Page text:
This is taking the "Bang ... Play Dead!" thing a bit too far.
How this white man overcame not being able to jump ...
Check out my custom reel from Spyron Alexakis:
Wednesday, January 11, 2017: I did a quick low-ride run to Holgate. The width of beach for the first quarter mile is remarkable.
It shows what two big doses of dredged sand can do when allowed to run free.
It was a real low tide so I sloshed through stink-mud to nab a few dozen clams. And it wasn’t a breeze. It took some serious scratching. I guess folks have been heavily working the area nearest the parking point at the back cut. I thought about hiking back to the old mudflats but wanted to zip over to the mainland for a quick dig-about. And I found a couple better milk bottles today. Photos when I clean them.
After Holgate, I fully inflated my truck tires for the first time since September. I’m now riding higher but feeling every little bump in the road. The better gas mileage should be worth it when I head to some more distant treasure hunting sites I recently got wind of. One site is on private property ... which I have permission to hunt ... at 50/50.
Google Earth is an astounding way to reconnoiter areas while stuck behind a desk. One thing I’ve learned the hard way is seemingly passable sand roads seen from above can be little more than paths, fully impassable in a full-sized pickup.
I have to again share the absolutely bizarre look of the saltwater wetlands (marshes) near Manahawkin, as seen from above. It's weird and highly artsy.
This is the time of year I get an odd form of revenge on all those folks who give me the song and dance about driving on the beach and getting all that salt on my vehicle. I have living, breathing chemical proof that the stuff they’ve been pouring on frozen/snowy roads recently makes sea salt looks like diluted kid’s play. I’ll go as far a betting it would take me 50 trips on the beach to match the caustic qualities of just one drive through the undiluted/undissolved rock salt (NaCl) and calcium chloride (CaCl2) placed on roads and in parking lots. What’s more, you can see by the dusty slat residue on your vehicle that the slat gets amazingly fine, meaning it can enter even tucked away areas of a cars workings.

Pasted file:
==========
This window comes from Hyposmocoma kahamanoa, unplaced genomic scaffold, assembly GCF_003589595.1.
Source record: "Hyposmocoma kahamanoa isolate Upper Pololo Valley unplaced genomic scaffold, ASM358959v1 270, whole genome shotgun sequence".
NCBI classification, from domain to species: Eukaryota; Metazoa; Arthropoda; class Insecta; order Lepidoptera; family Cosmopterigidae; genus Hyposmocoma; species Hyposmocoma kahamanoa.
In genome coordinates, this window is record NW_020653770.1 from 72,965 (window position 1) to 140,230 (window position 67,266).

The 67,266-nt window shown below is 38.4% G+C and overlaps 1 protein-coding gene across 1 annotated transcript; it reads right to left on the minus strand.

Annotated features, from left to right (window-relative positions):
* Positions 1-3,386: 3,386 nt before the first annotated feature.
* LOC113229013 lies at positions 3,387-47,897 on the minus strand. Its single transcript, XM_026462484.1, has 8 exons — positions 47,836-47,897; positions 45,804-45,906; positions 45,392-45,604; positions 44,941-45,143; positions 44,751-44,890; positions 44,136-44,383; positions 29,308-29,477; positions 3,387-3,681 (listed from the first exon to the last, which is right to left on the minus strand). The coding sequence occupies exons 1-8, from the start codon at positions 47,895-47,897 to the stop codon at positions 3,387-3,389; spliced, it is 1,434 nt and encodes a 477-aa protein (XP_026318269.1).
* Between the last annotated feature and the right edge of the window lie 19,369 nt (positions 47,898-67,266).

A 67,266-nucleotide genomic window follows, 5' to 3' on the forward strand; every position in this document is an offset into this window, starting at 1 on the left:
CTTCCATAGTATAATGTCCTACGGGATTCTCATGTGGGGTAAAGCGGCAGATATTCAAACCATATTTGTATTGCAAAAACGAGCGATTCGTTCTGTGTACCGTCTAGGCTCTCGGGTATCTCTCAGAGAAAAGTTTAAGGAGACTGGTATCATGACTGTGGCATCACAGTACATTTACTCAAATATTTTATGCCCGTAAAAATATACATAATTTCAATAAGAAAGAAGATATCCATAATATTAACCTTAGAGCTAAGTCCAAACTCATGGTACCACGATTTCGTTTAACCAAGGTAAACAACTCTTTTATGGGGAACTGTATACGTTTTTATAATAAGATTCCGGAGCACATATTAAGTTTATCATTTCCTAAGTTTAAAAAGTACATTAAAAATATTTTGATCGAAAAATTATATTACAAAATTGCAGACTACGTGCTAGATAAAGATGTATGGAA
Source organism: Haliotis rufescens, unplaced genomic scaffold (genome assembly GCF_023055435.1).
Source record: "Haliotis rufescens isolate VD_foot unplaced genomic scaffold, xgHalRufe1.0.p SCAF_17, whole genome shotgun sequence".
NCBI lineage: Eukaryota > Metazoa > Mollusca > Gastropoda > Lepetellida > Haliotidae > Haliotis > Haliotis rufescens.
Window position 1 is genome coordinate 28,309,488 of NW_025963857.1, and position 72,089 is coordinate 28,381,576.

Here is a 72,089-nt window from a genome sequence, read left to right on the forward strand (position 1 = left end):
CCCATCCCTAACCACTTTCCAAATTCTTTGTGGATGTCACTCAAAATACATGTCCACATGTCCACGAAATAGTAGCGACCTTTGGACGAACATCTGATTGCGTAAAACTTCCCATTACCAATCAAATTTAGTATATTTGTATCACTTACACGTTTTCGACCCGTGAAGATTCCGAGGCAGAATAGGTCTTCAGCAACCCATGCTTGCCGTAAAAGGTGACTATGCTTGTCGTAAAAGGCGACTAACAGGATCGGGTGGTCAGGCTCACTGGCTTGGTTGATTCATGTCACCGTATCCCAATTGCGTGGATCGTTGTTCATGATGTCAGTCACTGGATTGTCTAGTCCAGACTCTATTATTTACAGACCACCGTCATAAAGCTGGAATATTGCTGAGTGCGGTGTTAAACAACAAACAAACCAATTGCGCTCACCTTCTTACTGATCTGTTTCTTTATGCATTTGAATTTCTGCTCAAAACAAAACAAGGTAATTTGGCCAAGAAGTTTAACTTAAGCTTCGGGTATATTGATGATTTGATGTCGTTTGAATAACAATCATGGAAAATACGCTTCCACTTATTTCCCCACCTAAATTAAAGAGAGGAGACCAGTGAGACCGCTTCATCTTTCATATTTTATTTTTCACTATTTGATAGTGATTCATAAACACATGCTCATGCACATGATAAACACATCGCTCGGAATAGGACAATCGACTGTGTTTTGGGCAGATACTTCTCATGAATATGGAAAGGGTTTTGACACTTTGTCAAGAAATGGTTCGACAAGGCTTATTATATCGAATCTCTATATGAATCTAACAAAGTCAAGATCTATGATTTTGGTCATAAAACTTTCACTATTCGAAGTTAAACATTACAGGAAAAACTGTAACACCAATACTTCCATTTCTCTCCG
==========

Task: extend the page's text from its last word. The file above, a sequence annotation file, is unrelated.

That said, it’s doubly important that buggy owners rinse off road rock salt. We can’t overlook the fact we’ve got what might be called a jump start on corrosion. I really like to save a lot of “Wax” time at the car wash. I think a slid soaking in that liquid wax helps the preservation cause in hard to reach buggy places.
Also, remember that it's take possible weeks for all the road salt to wash away so after every rain there could be another dose finding your undercarriage.
Oh, very funny ... Nerds!
RE-REG TIME: It’s 2017. It took me under 60 seconds to renew my free registration with the Saltwater Recreational Registry Program.
Just go to: http://www.nj.gov/dep/saltwaterregistry. Then, on the right side of the opening web page, click on the deep blue box reading, “Renew and Registration” It’s then wham-bam. I bring this up as a lead-in to the headier stuff below.
Dear Saltwater Angler,
Since you provided an e-mail address during the saltwater angler registration process, you have been automatically sent this e-mail. If you did not print your registration card from the confirmation screen, you can go to http://www.nj.gov/dep/saltwaterregistry/ and click on the Access Current Registration link. That link will allow you to generate a duplicate registration card.
If you have any questions on New Jersey's saltwater angler registration program, please go to http://www.nj.gov/dep/saltwaterregistry/faq.html
Please do not reply to this e-mail, as the reply e-mail address does not accept messages.
Thank you for complying with the requirement to register for saltwater angling in New Jersey.
Below is a press release announcing the "New Report" regarding the Marine Recreational Information Program (MRIP), the follow-up to Marine Recreational Fisheries Statistics Survey (MRFSS).
I've downloaded a copy and have begun reading it. It is both interesting and boring at the same time. The more interesting angle is the use of electronic devices to collect real-time data. With landlines dwindling by the day, the need to go high-tech is upon NMFS. Here's a segmented read:
"Recently there has been a great deal of interest throughout the recreational fishing community in identifying scientifically sound, statistically robust methods for using electronic reporting (e.g., using smartphones and tablets) of recreational fisheries data. The use of these new technologies could potentially improve the timeliness and accuracy of recreational fisheries data, as well as reduce costs and paperwork burdens (e.g., nightly submissions of data collected to increase the timeliness of recreational catch and effort estimates to the public)."
It seems the mail survey is still alive.